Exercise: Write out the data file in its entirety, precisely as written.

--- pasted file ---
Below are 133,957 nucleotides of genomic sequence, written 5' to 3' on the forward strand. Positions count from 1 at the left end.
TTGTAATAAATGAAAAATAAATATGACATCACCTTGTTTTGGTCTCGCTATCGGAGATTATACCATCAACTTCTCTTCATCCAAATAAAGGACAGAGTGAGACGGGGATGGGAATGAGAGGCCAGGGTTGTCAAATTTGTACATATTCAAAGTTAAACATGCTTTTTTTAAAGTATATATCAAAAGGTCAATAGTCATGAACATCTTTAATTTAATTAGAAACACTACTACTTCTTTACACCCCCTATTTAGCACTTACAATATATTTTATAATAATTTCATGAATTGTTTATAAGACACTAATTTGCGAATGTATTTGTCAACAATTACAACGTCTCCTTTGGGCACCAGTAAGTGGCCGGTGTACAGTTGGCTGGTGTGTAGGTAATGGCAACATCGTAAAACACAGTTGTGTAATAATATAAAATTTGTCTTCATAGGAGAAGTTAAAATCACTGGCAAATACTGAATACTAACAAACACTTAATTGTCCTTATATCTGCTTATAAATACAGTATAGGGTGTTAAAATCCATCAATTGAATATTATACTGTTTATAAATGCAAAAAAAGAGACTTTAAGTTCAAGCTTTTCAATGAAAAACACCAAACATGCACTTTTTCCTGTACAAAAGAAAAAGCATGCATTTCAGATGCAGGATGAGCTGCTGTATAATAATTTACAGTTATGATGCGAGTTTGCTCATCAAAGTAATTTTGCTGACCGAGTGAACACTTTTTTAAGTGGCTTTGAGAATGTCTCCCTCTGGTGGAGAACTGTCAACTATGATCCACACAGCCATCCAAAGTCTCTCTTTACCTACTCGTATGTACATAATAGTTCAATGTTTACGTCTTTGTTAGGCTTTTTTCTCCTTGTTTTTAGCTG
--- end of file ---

Below are 133,957 nucleotides of genomic sequence, written 5' to 3' on the forward strand. Positions count from 1 at the left end.
TTGTAATAAATGAAAAATAAATATGACATCACCTTGTTTTGGTCTCGCTATCGGAGATTATACCATCAACTTCTCTTCATCCAAATAAAGGACAGAGTGAGACGGGGATGGGAATGAGAGGCCAGGGTTGTCAAATTTGTACATATTCAAAGTTAAACATGCTTTTTTTAAAGTATATATCAAAAGGTCAATAGTCATGAACATCTTTAATTTAATTAGAAACACTACTACTTCTTTACACCCCCTATTTAGCACTTACAATATATTTTATAATAATTTCATGAATTGTTTATAAGACACTAATTTGCGAATGTATTTGTCAACAATTACAACGTCTCCTTTGGGCACCAGTAAGTGGCCGGTGTACAGTTGGCTGGTGTGTAGGTAATGGCAACATCGTAAAACACAGTTGTGTAATAATATAAAATTTGTCTTCATAGGAGAAGTTAAAATCACTGGCAAATACTGAATACTAACAAACACTTAATTGTCCTTATATCTGCTTATAAATACAGTATAGGGTGTTAAAATCCATCAATTGAATATTATACTGTTTATAAATGCAAAAAAAGAGACTTTAAGTTCAAGCTTTTCAATGAAAAACACCAAACATGCACTTTTTCCTGTACAAAAGAAAAAGCATGCATTTCAGATGCAGGATGAGCTGCTGTATAATAATTTACAGTTATGATGCGAGTTTGCTCATCAAAGTAATTTTGCTGACCGAGTGAACACTTTTTTAAGTGGCTTTGAGAATGTCTCCCTCTGGTGGAGAACTGTCAACTATGATCCACACAGCCATCCAAAGTCTCTCTTTACCTACTCGTATGTACATAATAGTTCAATGTTTACGTCTTTGTTAGGCTTTTTTCTCCTTGTTTTTAGCTG